Return to index of reviews

Sex, Priests, and Secret Codes

The Catholic Church's 2,000-Year Paper Trail of Sexual Abuse

by Thomas P. Doyle, A.W.R. Sipe, Patrick J. Wall

Volt Press, Copyright 2006

388 pages, hardcover

Review by Jim Walker

Interestingly, a few visitors of have wondered why I include so many reports about priest child sex abusers in my news section. I thought that it would appear obvious, yet some people wonder if a priest had abused me in my  youth, or they believe I have a bias against the Catholic Church (I disown all church dogmas, not just the Catholic church).  Apparently they believe I lash out from a hidden anger or that I unfairly paint priests as abusers while not mentioning secular abusers, or that I simply hate Catholics. No, no, and no. Fortunately I have never had any problems with priests in my youth, sexually or otherwise. Nor did I question the authority of priesthood, or have issues with Christianity in general. My exit from Christianity came about slowly and peacefully in the same way that I lost my belief in Santa Claus and the Tooth Fairy. My observation about the dangers of belief came much later.

No, I report about clergy sex abusers because it clearly (I thought) illustrates the very problems that stem from dogmatic beliefs. It shows that religious belief does not guarantee, nor even provide a means for moral living. If crème de la crème Christians, the very priests who supposedly have a direct link to God can commit such heinous immoral crimes upon humanity, then how in the world does anyone expect their congregations to fair any better? I submit that religion, not only does not produce morally superior people, but that it produces morally inferior people. As Steven Weinberg once said, "With or without religion, you would have good people doing good things and evil people doing evil things. But for good people to do evil things, that takes religion."

Sex, Priests, and Secret Codes, lays bare the problems and the reasons why the clergy and the laity commits such contemptible child sex crimes. As its authors state, "In some ways, this book is a sad book." Sad indeed, not only for its subject but because its authors reveal their symphony for the "People of God" by imploring them to remain faithful to Christ's example. They apparently don't understand (or don't wish to reveal) that the problem of Church dogma stems from people who want to remain faithful to the virgin Christ's alleged lifestyle. Nor do they explain just exactly why one should remain faithful. I would have begged the God People to stay well away from Christ's example, but then I probably would have kept Christians from reading the book. Regardless of the authors odd incongruence of remaining faithful, this book does a good job of presenting the facts, and it doesn't dwell on religious sympathies.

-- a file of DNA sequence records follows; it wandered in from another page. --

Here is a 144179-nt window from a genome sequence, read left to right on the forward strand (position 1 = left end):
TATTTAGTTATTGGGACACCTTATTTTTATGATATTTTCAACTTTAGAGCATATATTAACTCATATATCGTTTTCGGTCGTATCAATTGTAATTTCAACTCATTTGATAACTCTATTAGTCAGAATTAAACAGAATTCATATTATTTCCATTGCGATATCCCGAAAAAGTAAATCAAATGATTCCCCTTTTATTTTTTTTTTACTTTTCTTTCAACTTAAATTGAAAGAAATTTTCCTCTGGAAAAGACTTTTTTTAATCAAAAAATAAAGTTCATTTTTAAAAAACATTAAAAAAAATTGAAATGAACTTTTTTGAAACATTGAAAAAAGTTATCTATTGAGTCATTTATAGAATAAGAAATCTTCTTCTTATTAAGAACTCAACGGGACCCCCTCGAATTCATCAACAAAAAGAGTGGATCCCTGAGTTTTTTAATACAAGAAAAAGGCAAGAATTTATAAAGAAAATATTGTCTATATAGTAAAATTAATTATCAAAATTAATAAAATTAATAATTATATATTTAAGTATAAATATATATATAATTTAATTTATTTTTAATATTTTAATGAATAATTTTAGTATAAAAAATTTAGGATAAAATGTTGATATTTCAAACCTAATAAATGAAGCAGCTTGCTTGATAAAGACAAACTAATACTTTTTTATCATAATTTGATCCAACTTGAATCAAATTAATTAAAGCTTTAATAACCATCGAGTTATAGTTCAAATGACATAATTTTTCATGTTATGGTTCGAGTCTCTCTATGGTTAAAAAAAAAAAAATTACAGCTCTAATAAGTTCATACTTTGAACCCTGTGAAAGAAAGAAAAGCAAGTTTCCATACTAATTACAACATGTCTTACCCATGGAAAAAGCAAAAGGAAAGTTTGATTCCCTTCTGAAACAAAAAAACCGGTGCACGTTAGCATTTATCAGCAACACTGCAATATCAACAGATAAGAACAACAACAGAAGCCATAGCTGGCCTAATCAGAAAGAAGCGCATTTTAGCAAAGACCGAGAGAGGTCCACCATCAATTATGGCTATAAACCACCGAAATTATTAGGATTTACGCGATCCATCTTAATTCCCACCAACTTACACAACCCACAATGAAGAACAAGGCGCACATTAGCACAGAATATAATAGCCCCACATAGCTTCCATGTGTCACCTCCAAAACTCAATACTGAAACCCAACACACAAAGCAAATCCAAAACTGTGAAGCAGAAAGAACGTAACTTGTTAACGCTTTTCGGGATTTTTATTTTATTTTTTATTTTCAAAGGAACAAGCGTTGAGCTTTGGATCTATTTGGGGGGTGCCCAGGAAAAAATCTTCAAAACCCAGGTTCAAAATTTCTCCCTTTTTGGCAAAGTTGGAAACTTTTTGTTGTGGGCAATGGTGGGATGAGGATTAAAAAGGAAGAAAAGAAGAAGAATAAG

This book shows that the problems of clergy sex abuse stems from deep systemic roots. In attempting to diminish the problems of priest abuse, Catholic Church propaganda tried to paint the problem as a recent phenomenon. The Church tried to blame the period during the sexually-free 1960s as the root cause for tempting priests away from their vows of celibacy. In other words, the liberals did it! Doyle, Sipe, and Wall, however, present historical evidence that shows that ever since the first century that the church began, and every century since, the problem of priest sexual abuse existed. From the Didache, the Council of Elvira, the Book of Gomorrah, and many more, up to the present century, Church writings reveal a concern for priest sexual abuse problems. Nor does priest sex abuse occur only in America; the crimes occur worldwide.

Of course we now know that celibacy (living like Christ) produces an unnatural state for human beings. As biological animals we evolved as sexual beings. To try to eliminate an innate desire in humans can only cause problems in the future. Throughout the history of Catholicism, Church dogma requires its priests to remain celibate and it has long condemned sex as a sin that everyone should avoid. This belief virtually guarantees a problem with sexual abuse.

This book reveals that 20-25% of the priests have serious psychiatric difficulties and the majority show emotional immaturity. Studies conclude that the psychosexual immaturity of priests manifested itself in heterosexual and homosexual activity. Moreover, these homosexual tendencies appear in greater percentage in priests than in the general population. The percentage of sexual abuse also appears in far greater in priests than in the general population.

Furthermore, the church leaders have purposely disguised the problems of priests. Ironically, the church officials knew full well that child sex abuse constitutes a major offense (which only heightens the fact that, not only does religion not produce good morals but that church dogma, in fact, creates moral problems). The crimes of priests appeared so offensive to them that they decided that the problem should remain a secret at all costs. At all costs. Add to this that so many priests practice "shameful" sex, that this further prevents them from taking action against other priests.

As the authors report, "Priests who abuse minors are part of a much larger group, an anonymous network of clergy who are aware of each other's sexual proclivities, behaviors, and activities and are capable of blackmailing each other." As I have often claimed, the Catholic church remains today the largest pedophile club in the world. And this exclusive club has existed for centuries!